KUALA LUMPUR • Malaysian Prime Minister Najib Razak has spoken out against Muslim-only launderettes, saying that such exclusivity is wrong.
"I don't believe in exclusivity. Let there not be a launderette only for Muslims. I think that's wrong," Datuk Seri Najib said yesterday.
Speaking to about 1,000 people gathered at the Malaysia Chinese Youth Summit 2017 in Kuala Lumpur, the Prime Minister said he believed that Malaysians should, however, have a choice as long as it did not create a rift in the country's diverse society. "There should be choice. You don't want to go to a particular restaurant because you think it's not halal, it's your decision," he said.
"Muslims have their own set of beliefs but we cannot impose this on non-Muslims. As long as you don't disturb us we don't disturb you," he said, citing the example of a church and a mosque which are located next to each other in Miri, Sarawak.
Mr Najib said maintaining harmony and unity in multicultural and multi-religious Malaysia was a key priority for him and the Government. "As your shou xiang (prime minister), I will continue policies that are moderate and progressive. I believe in national unity and national harmony," he was quoted as saying in The Star daily.
Another newspaper, the New Straits Times, said Mr Najib's message echoed the firm stance taken recently by the Conference of Rulers, which condemned the moves to set up Muslim-only launderettes as divisive and tainting the reputation of Islam.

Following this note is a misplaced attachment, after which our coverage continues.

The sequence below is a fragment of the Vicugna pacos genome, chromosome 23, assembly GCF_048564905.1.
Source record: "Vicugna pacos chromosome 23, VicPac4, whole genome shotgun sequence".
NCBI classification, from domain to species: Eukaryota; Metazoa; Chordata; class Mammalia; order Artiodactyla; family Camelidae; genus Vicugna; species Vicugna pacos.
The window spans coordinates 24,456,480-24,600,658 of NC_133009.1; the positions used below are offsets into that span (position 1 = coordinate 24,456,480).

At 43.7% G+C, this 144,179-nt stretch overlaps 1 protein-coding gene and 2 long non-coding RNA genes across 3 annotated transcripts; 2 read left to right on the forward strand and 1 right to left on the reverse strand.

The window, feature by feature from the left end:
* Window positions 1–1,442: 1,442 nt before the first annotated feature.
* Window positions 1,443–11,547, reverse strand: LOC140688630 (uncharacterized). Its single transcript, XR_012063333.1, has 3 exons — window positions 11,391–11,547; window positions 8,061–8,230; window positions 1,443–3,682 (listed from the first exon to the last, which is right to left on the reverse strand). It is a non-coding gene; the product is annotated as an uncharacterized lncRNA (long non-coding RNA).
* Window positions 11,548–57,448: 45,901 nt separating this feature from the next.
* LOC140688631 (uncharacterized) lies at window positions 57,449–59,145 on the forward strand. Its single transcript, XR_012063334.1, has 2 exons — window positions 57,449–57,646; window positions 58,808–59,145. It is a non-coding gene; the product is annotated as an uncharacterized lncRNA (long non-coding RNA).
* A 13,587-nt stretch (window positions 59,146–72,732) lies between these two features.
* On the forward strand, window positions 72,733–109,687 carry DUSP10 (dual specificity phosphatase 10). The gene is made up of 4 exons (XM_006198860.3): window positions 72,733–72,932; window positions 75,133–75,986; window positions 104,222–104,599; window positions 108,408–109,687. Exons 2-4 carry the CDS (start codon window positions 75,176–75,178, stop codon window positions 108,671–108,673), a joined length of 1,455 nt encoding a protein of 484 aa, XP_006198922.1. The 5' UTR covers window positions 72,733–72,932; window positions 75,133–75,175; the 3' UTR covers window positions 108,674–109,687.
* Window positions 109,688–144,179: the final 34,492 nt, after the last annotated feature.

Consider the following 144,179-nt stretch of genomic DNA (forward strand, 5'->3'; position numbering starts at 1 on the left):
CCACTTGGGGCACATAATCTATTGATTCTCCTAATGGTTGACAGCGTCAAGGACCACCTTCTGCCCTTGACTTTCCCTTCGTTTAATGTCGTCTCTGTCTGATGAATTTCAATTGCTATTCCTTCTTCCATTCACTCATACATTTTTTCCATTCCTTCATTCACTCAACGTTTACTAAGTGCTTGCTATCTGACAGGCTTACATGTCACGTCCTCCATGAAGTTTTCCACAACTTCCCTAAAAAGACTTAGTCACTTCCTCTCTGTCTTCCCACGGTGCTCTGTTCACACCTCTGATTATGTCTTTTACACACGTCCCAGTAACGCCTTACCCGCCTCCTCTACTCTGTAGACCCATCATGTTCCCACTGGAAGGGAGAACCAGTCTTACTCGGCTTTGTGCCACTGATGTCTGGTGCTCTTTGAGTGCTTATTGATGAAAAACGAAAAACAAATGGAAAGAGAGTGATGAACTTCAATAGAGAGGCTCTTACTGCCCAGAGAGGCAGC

Responding to a question on his plans for Chinese schools, Mr Najib said the government treated vernacular schools equally with national schools and had spent RM2.5 billion (S$806 million) a year to fund the operating expenditure for Chinese schools.
He said the government had also agreed to set up new Chinese schools in areas where the Chinese population has increased, saying that the Minister of Education was discussing the matter with top officials of the Malaysian Chinese Association and Gerakan, the two Chinese-dominant parties in the ruling Barisan Nasional (BN) coalition.
"There will be an announcement to show that under the BN, we will promote more Chinese schools in areas where there is demand," said Mr Najib, who is also chairman of the coalition.
Yesterday, he attended a closed-door retreat with top BN leaders to prepare for the next general election, which must be called by August next year, although many observers expect it to be held sooner.
The retreat in Penang was believed to be the largest involving all top BN leaders, reported The Star.